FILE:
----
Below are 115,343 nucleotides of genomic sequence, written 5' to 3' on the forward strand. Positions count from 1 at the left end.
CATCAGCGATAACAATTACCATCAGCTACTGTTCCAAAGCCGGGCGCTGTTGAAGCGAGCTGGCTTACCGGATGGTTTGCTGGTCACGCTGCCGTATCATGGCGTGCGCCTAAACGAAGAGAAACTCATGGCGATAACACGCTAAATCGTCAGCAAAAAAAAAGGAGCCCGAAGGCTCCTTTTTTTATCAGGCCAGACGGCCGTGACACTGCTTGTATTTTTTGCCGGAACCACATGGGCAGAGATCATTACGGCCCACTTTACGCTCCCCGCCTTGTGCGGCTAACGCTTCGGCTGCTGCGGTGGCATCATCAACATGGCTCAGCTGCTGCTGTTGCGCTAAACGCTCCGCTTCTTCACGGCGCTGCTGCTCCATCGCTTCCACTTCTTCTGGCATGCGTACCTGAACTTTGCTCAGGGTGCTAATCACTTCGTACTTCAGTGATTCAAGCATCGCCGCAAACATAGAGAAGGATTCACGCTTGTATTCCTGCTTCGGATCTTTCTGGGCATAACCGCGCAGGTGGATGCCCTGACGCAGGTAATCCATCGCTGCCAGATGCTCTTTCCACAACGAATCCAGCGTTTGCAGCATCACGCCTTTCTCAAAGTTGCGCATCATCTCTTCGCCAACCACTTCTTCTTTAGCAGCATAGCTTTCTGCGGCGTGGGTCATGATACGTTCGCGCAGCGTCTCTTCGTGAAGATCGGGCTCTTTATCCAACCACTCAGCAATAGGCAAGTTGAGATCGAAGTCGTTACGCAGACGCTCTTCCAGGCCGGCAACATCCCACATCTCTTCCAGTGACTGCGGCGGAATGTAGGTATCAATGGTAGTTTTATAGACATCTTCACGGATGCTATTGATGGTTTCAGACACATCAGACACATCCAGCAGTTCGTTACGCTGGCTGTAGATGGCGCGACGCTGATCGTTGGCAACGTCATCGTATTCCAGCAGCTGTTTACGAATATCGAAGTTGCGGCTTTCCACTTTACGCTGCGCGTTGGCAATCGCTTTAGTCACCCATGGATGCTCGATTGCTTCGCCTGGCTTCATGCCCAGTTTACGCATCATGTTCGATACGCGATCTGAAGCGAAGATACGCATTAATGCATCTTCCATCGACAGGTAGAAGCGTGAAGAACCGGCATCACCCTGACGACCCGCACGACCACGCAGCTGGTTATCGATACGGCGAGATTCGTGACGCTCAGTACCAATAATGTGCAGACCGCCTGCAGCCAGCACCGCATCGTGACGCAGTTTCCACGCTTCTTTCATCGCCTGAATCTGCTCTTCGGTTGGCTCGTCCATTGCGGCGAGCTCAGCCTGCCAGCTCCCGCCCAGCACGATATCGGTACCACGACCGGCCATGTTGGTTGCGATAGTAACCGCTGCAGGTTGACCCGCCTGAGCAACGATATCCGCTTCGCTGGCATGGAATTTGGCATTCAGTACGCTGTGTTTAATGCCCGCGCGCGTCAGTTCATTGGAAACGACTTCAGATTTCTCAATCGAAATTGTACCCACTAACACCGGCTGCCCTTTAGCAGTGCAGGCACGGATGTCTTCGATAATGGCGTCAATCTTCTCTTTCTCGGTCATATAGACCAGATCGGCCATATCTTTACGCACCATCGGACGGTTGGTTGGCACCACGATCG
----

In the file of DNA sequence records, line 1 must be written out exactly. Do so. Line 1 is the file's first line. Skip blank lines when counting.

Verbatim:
Below are 115,343 nucleotides of genomic sequence, written 5' to 3' on the forward strand. Positions count from 1 at the left end.